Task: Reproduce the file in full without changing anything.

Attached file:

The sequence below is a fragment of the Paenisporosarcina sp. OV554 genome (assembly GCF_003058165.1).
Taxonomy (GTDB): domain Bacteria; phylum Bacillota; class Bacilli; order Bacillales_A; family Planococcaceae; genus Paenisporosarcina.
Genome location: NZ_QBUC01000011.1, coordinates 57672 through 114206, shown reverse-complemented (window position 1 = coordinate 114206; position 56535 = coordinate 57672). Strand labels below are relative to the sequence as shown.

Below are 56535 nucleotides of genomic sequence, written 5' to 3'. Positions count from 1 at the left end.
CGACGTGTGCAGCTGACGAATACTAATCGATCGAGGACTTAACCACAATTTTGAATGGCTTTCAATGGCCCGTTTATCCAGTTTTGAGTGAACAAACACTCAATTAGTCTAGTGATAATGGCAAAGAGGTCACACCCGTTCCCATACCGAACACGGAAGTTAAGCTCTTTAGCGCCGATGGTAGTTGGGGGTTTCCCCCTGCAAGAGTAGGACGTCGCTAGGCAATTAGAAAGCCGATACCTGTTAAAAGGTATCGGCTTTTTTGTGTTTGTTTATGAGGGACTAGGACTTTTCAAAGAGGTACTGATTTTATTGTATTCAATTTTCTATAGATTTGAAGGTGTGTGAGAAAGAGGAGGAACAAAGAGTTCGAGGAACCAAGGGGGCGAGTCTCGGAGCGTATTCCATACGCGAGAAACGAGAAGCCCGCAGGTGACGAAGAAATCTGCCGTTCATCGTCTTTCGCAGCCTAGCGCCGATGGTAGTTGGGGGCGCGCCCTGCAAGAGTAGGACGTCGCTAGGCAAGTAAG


The sequence below is a fragment of the Paenisporosarcina sp. OV554 genome (assembly GCF_003058165.1).
Taxonomy (GTDB): domain Bacteria; phylum Bacillota; class Bacilli; order Bacillales_A; family Planococcaceae; genus Paenisporosarcina.
Genome location: NZ_QBUC01000011.1, coordinates 57672 through 114206, shown reverse-complemented (window position 1 = coordinate 114206; position 56535 = coordinate 57672). Strand labels below are relative to the sequence as shown.

Below are 56535 nucleotides of genomic sequence, written 5' to 3'. Positions count from 1 at the left end.
CGACGTGTGCAGCTGACGAATACTAATCGATCGAGGACTTAACCACAATTTTGAATGGCTTTCAATGGCCCGTTTATCCAGTTTTGAGTGAACAAACACTCAATTAGTCTAGTGATAATGGCAAAGAGGTCACACCCGTTCCCATACCGAACACGGAAGTTAAGCTCTTTAGCGCCGATGGTAGTTGGGGGTTTCCCCCTGCAAGAGTAGGACGTCGCTAGGCAATTAGAAAGCCGATACCTGTTAAAAGGTATCGGCTTTTTTGTGTTTGTTTATGAGGGACTAGGACTTTTCAAAGAGGTACTGATTTTATTGTATTCAATTTTCTATAGATTTGAAGGTGTGTGAGAAAGAGGAGGAACAAAGAGTTCGAGGAACCAAGGGGGCGAGTCTCGGAGCGTATTCCATACGCGAGAAACGAGAAGCCCGCAGGTGACGAAGAAATCTGCCGTTCATCGTCTTTCGCAGCCTAGCGCCGATGGTAGTTGGGGGCGCGCCCTGCAAGAGTAGGACGTCGCTAGGCAAGTAAG